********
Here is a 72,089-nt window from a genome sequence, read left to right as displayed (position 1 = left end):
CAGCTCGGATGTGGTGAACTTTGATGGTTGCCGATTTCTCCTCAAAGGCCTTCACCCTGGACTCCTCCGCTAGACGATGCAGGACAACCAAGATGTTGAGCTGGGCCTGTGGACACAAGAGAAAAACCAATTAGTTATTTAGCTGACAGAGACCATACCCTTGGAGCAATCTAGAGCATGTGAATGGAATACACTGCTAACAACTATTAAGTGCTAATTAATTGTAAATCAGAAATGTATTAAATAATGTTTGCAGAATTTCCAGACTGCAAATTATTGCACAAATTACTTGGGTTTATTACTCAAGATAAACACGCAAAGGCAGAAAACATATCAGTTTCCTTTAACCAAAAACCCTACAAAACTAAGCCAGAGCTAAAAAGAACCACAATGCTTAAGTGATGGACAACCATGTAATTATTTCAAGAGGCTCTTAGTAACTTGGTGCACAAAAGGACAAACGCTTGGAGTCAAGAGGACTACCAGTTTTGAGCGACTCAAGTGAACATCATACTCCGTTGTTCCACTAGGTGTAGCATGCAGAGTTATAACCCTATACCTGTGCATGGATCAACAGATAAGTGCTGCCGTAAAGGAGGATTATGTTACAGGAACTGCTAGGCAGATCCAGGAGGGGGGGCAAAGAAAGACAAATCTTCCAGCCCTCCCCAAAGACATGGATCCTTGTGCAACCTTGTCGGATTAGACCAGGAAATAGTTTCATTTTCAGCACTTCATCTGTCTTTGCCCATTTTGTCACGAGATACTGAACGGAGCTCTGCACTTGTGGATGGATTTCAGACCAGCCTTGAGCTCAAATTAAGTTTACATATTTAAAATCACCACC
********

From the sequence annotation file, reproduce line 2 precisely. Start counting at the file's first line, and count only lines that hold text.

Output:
CAGCTCGGATGTGGTGAACTTTGATGGTTGCCGATTTCTCCTCAAAGGCCTTCACCCTGGACTCCTCCGCTAGACGATGCAGGACAACCAAGATGTTGAGCTGGGCCTGTGGACACAAGAGAAAAACCAATTAGTTATTTAGCTGACAGAGACCATACCCTTGGAGCAATCTAGAGCATGTGAATGGAATACACTGCTAACAACTATTAAGTGCTAATTAATTGTAAATCAGAAATGTATTAAATAATGTTTGCAGAATTTCCAGACTGCAAATTATTGCACAAATTACTTGGGTTTATTACTCAAGATAAACACGCAAAGGCAGAAAACATATCAGTTTCCTTTAACCAAAAACCCTACAAAACTAAGCCAGAGCTAAAAAGAACCACAATGCTTAAGTGATGGACAACCATGTAATTATTTCAAGAGGCTCTTAGTAACTTGGTGCACAAAAGGACAAACGCTTGGAGTCAAGAGGACTACCAGTTTTGAGCGACTCAAGTGAACATCATACTCCGTTGTTCCACTAGGTGTAGCATGCAGAGTTATAACCCTATACCTGTGCATGGATCAACAGATAAGTGCTGCCGTAAAGGAGGATTATGTTACAGGAACTGCTAGGCAGATCCAGGAGGGGGGGCAAAGAAAGACAAATCTTCCAGCCCTCCCCAAAGACATGGATCCTTGTGCAACCTTGTCGGATTAGACCAGGAAATAGTTTCATTTTCAGCACTTCATCTGTCTTTGCCCATTTTGTCACGAGATACTGAACGGAGCTCTGCACTTGTGGATGGATTTCAGACCAGCCTTGAGCTCAAATTAAGTTTACATATTTAAAATCACCACC